SHoP Architects PC is a New York based practice we meet a few months ago. We knew a little about them, because of the PS1 Competition they won back in 2000, the Porter House condos in NY -a great example of urban renovation- and the East River Waterfront Renovation, currently in progress.
Something that interested me before getting to know them in person, was the fact that they stated “we believe in both ideas and profitability”, as a middle point between academia and service firms – something that some architects escape from.
During our conversation, they told us something very important for current practices: how to manage the growth of your office, how to work in a multidisciplinary environment and how to get the most out of computer aided design technologies, not just in terms of design, but in streamlining the construction process and create new efficiencies and cost-savings.
After the break, the office profile and some selected works from SHoP.
Located in Lower Manhattan, SHoP was founded in 1996 by five partners Christopher Sharples, Coren Sharples, William Sharples, Kimberly Holden and Greg Pasquarelli. The practice has grown over the past ten years to an office of eigthy. Our educational and professional experience encompasses architecture, fine arts, structural engineering, finance and business management. With the exception of single family residences, we work on many project types, from multi-story housing to academic buildings to master plans. We are currently working on numerous projects totaling $2 billion around the world, and we’re having a lot of fun doing it. SHoP’s work has won numerous awards, has been published and exhibited internationally, and is in the permanent collection at the Museum of Modern Art.
Location: Seoul, South Korea Phase: Completed July 2004 Client: Hangil Publishing Co. Area: 13,500 sq ft Principals: Christopher R. Sharples, William W. Sharples, Coren D. Sharples, Kimberly J. Holden, Gregg A. Pasquarelli Project Team: Richard Garber, Yongmoo Hur, Christopher Whitelaw Photographer: Seong Kwon
Invited by Junsung Kim of M.A.R.U. (Metropolitan Architecture Research Unit), the planning Architect for Heyri Art Community, SHoP Architects was commissioned in Fall 2001 to design an exhibition hall and book house for Hangil Publishing, a premiere publisher of art and philosophy books in Korea. Located at the base of one of the six hills deﬁ ning the Art Park, the Hangil Book Hall was conceived as a built landscape. The Art Park of Heyri is interlaced with roads and paths winding and connecting the disparate parts of the complex into a natural whole.
Divided into two distinct zones, the ﬁrst area of the Book House is a vertical bar enclosing a 3-story book wall and ramps connecting to the outdoor reading space on the hillside. The second area is a large hall that opens to a spacious plaza which can house programs ranging from a restaurant to a performance and exhibition space. Echoing the Art Park’s interlaced landscape, the interior spaces of the Book House are linked to the surrounding hillside and wooded landscape by a wood planked pathway. These paths create a ﬂuid passage of space and movement by merging a variety of different programs into a seamless sequence and unfolding views of the surrounding landscape.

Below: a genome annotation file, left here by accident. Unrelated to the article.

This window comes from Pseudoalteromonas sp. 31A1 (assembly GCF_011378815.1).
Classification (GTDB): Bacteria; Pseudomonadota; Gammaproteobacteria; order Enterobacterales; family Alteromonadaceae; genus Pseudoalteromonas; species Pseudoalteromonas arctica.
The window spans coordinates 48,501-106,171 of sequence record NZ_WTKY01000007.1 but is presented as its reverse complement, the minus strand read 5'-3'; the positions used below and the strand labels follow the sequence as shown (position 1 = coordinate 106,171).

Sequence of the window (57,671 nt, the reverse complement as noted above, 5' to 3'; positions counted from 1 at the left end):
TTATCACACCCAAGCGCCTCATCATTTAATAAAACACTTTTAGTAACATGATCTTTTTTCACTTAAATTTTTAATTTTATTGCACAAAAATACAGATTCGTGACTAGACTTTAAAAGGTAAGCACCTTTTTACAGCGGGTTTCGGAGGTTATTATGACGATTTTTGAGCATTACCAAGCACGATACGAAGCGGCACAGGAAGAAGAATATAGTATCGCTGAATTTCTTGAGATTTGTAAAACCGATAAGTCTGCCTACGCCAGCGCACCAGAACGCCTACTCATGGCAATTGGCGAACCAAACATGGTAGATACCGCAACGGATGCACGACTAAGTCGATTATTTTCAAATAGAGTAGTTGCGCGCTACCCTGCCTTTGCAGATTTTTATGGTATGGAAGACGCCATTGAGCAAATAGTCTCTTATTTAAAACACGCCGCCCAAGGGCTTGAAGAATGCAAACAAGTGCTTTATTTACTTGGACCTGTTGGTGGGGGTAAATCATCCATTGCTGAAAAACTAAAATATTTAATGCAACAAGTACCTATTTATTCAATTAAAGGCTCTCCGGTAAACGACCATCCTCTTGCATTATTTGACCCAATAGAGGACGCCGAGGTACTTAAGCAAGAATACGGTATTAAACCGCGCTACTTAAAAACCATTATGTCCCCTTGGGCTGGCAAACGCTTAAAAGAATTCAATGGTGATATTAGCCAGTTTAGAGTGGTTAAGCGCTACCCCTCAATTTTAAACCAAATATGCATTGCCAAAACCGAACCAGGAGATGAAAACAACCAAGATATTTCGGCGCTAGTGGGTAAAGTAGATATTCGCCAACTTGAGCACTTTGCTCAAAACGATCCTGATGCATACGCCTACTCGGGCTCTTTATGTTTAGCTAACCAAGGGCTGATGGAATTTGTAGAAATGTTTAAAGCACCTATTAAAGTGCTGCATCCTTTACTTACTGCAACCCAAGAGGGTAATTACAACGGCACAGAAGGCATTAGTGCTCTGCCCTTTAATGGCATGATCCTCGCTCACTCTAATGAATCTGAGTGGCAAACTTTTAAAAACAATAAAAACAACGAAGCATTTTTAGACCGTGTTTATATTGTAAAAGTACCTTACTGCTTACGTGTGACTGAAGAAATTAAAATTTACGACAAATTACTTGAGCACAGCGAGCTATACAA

The paths are not the only elements that link the Book House with its natural surroundings. Folding over the exhibition hall, a layered screen of Merbau forms a continuous concave wood surface creating a roof with an undulating wood surface. In effect the warping wood fabric, as if embracing its external elements, embodies a sense of connection the Book House has to its natural surroundings and offers a panoramic view of Heyri.
Location: New York, NY Phase: Completed February 2008 Client: Cardinal Investments Area: 21,000 sf Principals: Christopher R. Sharples, William W. Sharples, Coren D. Sharples, Kimberly J. Holden, Gregg A. Pasquarelli Project Team: Ben Krone Structural Engineer: Robert Silman Associates MEP Engineer: Marvin Waxman Associates General Contractor: R&L Construction Zinc Fabricators: Maloya Laser Window Box Fabricators: Brakewell Steel Photographer: Michael Weber (interior)
This renovation of and addition to a genteel Madison Avenue plays on the notion of liberating the interior volumes from the structural grid of the building frame. Angled steel and glass window boxes inserted into the large horizontal openings in the existing variegated brick façade create intimate seating nooks on the interior, and are cantilevered out over the street, offering expansive views down the avenue towards Madison Square Park.
On the ﬂoors of the new addition above, the shadow play is reversed, with the ﬂoor to ceiling steel and glass fenestration punching out through the angled, zinc clad frame. In the evening, the colored lights of the Empire State building become part of the scenic panorama from these spaces.
Interiors are a continuation of the riff between the contextual elegance of old Madison Avenue and the spirit and liveliness of the modern city. Solid walnut ﬂooring is a rich, subtle counterpoint to sparkling white kitchens by Schifﬁni and the crisp lines of misty gray mosaic tile which wrap from ﬂoors onto walls and ceilings in the bathrooms. The building has eight ﬂoor-through apartments and two duplex penthouses with roof terraces.